or find something else. Go to that great park with
all the squirrels in it. Really find those things
that help stimulate your dog, and be conscious of
building their success. Use space as your friend,
so if going too close to that baseball game
is to much for your dog, start to work further away. And I would use those
opportunities to proof my Gentle Leader skills
before I even think about taking them off. And that time is different for every dog, it really depends on what
your dog is showing to you. I often think about removing things when I can’t remember the last time
they really had to use it. That to me is really
sort of a great analogy. If I can speak to my
dog and say hey buddy, come on over here, and that
dog willingly follows me, without me having to add
a little bump on the leash or something to kind of
regain their attention, then I can start to think about, you know what this would be a great time, in this particular
situation, to ween off of it. Because again, if my dog
can be successful in certain situations, it doesn’t
mean they’re going to be successful in every situation, right away. That’s our job to be consistent with them, and help them understand, no matter what. That means my Gentle Leader,
and my weening process becomes a little bit more fluid. So let’s say I have worked through that baseball game scenario,
walking my dog back and forth, passed all those exciting kids while that games being played. I might spend the next
10 or 15 minutes with that nose loop off,
clipped in, with the leash clipped back into the double D ring, and get some success, in that situation. At maybe 50, or 100 feet away. But again, my proofing
process isn’t just okay, my dog is trained now. I might go a little closer
to that baseball game, or to those benches where
those kids are sitting and eating hot dogs. I would really push my
dogs ability to understand that no matter what’s going on around them I can help them be successful
by listening to me. And you will find there’s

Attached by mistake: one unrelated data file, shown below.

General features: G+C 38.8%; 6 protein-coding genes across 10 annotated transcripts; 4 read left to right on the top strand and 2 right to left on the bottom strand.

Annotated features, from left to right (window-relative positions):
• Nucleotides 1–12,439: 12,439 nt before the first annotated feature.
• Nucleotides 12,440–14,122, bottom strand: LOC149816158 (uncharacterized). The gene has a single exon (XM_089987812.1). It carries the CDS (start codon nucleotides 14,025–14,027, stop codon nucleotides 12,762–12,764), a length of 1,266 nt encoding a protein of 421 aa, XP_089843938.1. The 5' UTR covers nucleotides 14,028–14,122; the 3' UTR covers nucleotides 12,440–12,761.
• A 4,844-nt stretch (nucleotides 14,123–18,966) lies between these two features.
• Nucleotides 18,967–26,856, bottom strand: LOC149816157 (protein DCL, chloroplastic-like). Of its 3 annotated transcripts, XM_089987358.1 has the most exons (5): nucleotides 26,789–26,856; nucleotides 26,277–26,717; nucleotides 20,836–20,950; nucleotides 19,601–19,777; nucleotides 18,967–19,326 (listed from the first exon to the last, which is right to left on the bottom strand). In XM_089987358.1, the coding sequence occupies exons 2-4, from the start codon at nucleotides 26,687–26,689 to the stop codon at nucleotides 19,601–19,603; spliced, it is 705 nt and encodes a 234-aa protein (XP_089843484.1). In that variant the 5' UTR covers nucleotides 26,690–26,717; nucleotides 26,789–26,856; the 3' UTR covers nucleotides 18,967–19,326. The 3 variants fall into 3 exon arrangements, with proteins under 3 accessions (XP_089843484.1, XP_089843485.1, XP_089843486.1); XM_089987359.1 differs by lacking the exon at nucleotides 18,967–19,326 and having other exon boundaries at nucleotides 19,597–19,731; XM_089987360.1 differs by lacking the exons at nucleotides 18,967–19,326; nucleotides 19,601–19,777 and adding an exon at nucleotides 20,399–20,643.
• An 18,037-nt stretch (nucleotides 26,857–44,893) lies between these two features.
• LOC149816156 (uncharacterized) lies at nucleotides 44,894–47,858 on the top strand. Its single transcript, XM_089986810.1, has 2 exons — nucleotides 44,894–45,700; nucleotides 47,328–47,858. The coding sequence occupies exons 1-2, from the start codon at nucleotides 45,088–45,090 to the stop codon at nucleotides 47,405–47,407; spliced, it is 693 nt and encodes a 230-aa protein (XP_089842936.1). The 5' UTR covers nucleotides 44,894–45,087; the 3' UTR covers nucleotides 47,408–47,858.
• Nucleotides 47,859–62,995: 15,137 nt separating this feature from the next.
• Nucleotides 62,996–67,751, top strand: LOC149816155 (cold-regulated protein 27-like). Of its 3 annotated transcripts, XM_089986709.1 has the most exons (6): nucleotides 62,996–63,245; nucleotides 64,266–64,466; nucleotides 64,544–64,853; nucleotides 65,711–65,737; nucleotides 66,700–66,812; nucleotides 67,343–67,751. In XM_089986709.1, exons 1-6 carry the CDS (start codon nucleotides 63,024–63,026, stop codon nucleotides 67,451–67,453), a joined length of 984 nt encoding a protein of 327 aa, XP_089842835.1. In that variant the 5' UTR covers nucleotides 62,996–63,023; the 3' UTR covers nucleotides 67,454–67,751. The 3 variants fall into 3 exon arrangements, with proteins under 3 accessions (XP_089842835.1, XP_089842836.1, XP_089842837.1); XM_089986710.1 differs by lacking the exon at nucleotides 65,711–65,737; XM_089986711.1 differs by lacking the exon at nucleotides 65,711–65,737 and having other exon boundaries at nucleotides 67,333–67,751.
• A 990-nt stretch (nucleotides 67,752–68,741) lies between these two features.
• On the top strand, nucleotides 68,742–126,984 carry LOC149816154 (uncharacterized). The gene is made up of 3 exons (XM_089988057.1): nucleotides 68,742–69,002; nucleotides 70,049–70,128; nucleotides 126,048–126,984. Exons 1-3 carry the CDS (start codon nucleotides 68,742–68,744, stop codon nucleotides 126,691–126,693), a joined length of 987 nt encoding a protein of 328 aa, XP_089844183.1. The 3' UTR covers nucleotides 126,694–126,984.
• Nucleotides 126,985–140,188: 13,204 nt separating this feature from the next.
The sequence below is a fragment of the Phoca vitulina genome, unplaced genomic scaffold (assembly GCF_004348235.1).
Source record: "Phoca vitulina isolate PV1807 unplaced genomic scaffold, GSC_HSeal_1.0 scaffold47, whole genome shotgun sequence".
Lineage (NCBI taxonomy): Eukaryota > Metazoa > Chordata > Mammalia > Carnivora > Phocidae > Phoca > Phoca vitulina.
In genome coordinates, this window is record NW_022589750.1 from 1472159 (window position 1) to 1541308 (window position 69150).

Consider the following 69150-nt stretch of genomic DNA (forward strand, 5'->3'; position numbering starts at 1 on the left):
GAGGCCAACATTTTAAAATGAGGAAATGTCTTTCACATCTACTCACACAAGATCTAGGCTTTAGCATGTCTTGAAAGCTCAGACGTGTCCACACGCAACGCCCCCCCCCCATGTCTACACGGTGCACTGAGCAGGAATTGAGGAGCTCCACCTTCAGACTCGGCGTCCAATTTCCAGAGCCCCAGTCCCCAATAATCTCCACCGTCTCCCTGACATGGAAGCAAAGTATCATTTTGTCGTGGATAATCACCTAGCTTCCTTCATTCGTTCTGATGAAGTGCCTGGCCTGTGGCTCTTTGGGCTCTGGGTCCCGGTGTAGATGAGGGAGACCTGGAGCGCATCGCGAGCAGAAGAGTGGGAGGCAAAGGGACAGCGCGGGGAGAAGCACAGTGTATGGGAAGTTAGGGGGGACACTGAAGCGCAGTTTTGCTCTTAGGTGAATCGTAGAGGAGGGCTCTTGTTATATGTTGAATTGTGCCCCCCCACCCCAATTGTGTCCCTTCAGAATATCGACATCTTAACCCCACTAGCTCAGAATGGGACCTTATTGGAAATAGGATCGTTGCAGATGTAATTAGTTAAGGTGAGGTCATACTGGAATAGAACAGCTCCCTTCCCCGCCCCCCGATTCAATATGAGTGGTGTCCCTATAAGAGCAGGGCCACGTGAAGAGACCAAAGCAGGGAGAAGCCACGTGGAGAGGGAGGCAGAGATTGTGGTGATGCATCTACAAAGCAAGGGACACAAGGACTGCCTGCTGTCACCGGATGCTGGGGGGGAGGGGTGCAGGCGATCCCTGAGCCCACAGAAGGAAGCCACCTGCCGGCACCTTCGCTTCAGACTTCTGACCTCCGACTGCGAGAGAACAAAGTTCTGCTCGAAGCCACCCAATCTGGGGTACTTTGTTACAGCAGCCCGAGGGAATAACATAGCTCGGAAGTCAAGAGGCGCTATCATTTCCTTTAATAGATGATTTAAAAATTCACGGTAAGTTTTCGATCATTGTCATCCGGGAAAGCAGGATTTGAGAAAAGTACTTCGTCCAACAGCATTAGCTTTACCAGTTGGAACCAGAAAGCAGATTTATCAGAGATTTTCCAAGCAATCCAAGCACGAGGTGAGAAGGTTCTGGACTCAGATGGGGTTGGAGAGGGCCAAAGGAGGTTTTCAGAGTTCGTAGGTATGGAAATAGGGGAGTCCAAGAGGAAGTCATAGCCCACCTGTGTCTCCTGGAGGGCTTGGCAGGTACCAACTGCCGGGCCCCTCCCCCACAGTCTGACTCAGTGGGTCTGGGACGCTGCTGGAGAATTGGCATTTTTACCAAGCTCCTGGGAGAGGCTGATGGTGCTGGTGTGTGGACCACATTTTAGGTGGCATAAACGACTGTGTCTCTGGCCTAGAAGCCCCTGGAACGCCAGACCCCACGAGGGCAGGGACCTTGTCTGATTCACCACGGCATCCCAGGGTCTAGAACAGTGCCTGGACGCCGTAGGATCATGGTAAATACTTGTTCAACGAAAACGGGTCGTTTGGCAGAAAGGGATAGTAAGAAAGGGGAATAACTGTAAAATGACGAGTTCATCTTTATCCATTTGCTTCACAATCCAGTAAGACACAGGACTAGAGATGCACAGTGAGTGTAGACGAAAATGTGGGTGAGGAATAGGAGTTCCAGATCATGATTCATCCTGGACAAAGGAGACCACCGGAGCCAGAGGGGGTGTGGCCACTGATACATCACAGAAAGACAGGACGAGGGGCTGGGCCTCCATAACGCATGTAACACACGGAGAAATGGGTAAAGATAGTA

a little threshold. A threshold where my dog is
comfortable in the situation, calm, they are keyed
into me, they understand what it is I want. And then you’ll get to a point
where they start to go well, but those kids are very close
and they’re very exciting. And that’s the area
that I always look for, that sorta threshold, and
I wanna sorta stay just underneath it, and
build towards it, closer and closer, and closer. If I cross it, and my dog says,
ah, I can’t do it anymore, I need to pull, I need
to go see those kids. Great, no problem, I’m not
mad at the dog at that point. But that’s where my Gentle
Leader becomes fluid. I kmve back away,
reestablish some distance, pull that nose loop up, put it back on, work a little closer again. To sort of reiterate to
them, what I want them to do all the time, okay? And then I might come back, and
then take that nose lip off, and work at that threshold point again. So it’s really a fluid process,
depending on what it is I’m seeing from my dog. And that may take some time. Again, not every dog understands
that, their environment no matter what’s going
on in their environment or around them they need to listen in all those situations, so it’s our job to help our dogs be right, but still keep that high expectation,. One of the big mistakes that
people happens is they miss that threshold point, they
miss where their dog start to make mistake, after
mistake, after mistake. And we talk about this
in agility quite a bit, I know McCann’s mentioned this before, my dog makes two mistakes
they don’t know it, okay? So I need to go back to
help them be successful. the same thing applies
with walking my dog, if my dog has pulled on the
leash and I’ve spoken to them and they’re not following through, and I’ve really had to
help them with that leash a couple of times, I
gotta change something. I gotta help them be right. That’s why I can put that fold
back gentle leader back on, and again, that’s the big process, is that nose loop off nose loop on, that’s the biggest step, the transition from
then, gentle leader off, to flat collar, actually
becomes quite quick. Because the information
that they’re getting, when I do need to give
them a little information with the leash, is the
same, provided my collar is well fit. That’s something I know